The history of the Academic Decathlon in Rhode Island dates back to 1983. Fifteen years earlier the concept of academic contest based on a series of competitions in academic disciplines took root in California under the direction of Dr. Robert Peterson. As the decathlon caught on, Peterson looked to introduce to the event to more and more states. Invitations to compete in the nations to individual schools to send a team to  the United States competition even though they were in states with no state competition.

Bishop Hendricken High School followed up on the invitation in the spring of 1983, returning with several individual medals. The news was the catalyst to the formation of group seeking to create a state academic decathlon. Representatives from public, private and parochial schools, teacher unions, school organizations , corporations  and legislators formed a board of directors and by the start of the academic year in 1983 more than 30 schools were preparing for a December competition that year.

Over the decades, RI Academic Decathlon has hosted the national competition on two occasions with events held in Providence involving more than 50 teams from across the country and several foreign teams . This year’s United States Academic Decathlon will be held in Pittsburgh. And as has been the practice since the state organization was founded, the state winner will be granted sufficient funds to make the trip to the nationals,  albeit  one year in Hawaii and another in Alaska.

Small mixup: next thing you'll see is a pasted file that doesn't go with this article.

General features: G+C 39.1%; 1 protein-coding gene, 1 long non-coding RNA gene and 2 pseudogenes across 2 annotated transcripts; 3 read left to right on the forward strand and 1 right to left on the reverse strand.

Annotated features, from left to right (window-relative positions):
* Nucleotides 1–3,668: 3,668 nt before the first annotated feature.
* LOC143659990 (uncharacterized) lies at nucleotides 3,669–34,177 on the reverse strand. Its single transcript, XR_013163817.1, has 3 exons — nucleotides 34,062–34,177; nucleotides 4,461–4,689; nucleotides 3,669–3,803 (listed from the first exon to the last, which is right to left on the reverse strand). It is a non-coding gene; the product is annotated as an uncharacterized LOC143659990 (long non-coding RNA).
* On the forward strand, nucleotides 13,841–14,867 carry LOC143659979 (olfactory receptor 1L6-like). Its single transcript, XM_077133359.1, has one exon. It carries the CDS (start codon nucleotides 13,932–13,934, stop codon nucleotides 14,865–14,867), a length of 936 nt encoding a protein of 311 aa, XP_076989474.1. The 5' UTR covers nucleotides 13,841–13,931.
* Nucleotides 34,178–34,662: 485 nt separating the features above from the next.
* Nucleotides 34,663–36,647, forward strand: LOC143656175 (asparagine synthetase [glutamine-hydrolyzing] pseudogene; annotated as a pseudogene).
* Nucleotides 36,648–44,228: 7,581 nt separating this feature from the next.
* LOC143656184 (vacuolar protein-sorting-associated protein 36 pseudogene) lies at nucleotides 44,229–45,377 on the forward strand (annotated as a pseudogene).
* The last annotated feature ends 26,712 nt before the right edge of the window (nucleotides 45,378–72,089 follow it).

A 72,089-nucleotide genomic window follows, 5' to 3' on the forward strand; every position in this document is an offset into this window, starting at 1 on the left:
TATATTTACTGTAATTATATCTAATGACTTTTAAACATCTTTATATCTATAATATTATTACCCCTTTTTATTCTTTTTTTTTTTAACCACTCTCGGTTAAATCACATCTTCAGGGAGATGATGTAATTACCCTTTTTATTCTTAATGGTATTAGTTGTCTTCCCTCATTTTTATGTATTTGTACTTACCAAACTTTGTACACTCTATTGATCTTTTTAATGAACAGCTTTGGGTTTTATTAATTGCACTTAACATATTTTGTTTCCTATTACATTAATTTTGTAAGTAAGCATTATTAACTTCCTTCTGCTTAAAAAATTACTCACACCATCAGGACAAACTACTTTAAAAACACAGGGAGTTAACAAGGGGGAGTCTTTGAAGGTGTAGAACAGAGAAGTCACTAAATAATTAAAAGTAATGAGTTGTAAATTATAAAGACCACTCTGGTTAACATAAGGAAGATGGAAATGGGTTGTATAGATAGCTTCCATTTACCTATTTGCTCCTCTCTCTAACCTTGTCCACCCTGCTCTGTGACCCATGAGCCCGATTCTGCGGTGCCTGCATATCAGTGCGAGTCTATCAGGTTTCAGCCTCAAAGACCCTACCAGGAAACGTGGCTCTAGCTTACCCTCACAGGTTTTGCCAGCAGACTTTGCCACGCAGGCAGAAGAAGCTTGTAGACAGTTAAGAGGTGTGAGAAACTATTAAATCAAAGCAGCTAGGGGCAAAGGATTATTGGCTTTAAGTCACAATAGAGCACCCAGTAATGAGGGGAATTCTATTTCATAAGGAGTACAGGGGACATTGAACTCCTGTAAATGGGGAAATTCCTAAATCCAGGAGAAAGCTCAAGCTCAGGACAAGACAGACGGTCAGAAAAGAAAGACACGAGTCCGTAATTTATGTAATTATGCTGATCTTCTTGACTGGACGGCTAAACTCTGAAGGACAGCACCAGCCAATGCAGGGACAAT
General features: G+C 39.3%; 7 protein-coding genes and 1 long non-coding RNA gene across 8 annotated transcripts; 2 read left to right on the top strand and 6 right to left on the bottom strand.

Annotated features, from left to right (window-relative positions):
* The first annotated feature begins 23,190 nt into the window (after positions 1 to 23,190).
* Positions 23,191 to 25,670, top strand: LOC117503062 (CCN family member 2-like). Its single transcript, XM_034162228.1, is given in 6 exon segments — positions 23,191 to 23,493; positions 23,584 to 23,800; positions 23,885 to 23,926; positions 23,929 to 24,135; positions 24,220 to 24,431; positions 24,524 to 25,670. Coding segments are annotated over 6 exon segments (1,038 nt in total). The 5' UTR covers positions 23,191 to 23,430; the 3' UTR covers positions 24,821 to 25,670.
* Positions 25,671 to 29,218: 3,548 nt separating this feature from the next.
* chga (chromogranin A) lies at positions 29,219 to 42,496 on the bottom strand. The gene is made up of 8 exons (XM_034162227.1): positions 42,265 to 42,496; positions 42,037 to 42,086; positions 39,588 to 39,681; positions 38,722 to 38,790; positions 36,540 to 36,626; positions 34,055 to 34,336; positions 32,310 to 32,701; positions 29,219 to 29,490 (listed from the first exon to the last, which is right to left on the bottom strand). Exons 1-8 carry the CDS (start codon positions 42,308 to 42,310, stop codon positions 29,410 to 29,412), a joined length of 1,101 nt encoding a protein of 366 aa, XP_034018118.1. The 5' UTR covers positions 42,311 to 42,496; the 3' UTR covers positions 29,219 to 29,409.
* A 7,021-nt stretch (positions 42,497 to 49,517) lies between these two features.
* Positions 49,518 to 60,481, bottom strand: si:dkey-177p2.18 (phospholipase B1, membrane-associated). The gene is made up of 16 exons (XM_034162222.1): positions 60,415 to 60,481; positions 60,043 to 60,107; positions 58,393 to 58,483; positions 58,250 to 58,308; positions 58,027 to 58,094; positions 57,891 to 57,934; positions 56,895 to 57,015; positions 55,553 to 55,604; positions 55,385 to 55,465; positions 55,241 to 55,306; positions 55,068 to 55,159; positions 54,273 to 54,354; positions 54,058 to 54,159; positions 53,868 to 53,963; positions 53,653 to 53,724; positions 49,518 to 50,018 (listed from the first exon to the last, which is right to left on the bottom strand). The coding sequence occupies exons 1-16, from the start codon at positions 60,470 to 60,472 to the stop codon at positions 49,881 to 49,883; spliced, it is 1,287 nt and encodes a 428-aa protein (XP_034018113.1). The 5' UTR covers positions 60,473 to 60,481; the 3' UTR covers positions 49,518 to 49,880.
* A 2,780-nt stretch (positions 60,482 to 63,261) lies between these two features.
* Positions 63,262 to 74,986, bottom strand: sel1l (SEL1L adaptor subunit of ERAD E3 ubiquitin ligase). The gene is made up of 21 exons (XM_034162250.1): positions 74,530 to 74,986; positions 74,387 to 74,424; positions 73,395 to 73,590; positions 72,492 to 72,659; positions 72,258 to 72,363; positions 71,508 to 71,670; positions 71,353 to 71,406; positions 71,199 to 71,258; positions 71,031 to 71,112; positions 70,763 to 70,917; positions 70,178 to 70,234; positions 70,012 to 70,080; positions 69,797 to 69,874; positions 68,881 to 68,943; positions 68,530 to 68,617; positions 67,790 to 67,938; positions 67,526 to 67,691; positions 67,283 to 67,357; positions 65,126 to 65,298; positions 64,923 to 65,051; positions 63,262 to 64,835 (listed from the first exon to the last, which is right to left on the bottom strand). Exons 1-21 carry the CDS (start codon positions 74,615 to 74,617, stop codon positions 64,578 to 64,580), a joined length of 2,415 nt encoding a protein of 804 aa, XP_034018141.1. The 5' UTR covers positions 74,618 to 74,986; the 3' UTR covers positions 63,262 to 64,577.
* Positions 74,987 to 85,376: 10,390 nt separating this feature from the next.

Prospects of traveling may be the allure of the decathlon for some, but it’s hardly enough to get students to hit the books after a full day of classes.

The most daunting aspect of coaching from Lenox’s perspective is pulling the team together.

“What is the toughest thing about coaching an academic team, especially when the teams are designed to be inclusive of students with varying skills? Students in the Honors and Scholastic division are naturally draw to AD. Varsity students, on the other hand, need some incentive to commit to AD. Each one is different and it takes time to learn what interests them. Needless to day, the team is incomplete without them,” he said.

The Cranston teams

Christine Luther-Morris is coach of the West team made up of  Sophie Appel, Henry Cheng, Sarah Chin, Jack Goldthwait, Nicholas Martin, Olivia Tedeschi-Moran, Timothy Davey, Grace DiBiasio, Evan Lei, Zachary Leone and Isabella Perrotta.  Jessica Morales assisted by  Nicole Sabetta coach the East team of Patrick DeRosa, Briana Lazarte, Evangeline Quintana, Pangzong Kue, Wesley Sanchez and Samanta Zaten.

And what keeps the Rhode Island Decathlon running after all these years?

“RIAD relies on the support of volunteers and generous donors. Our speech and interview judges get to interact directly with our students are impressed with the level of preparation they go through to prepare for our state competition. It is both rewarding and inspiring to hear the feedback from our judges. And a key element for any school team is the coach, who has to be there to provide academic support, mental support, and physical support (namely food), at every step in the team's preparation,” said Lenox.

RIAD, decathlon, coaches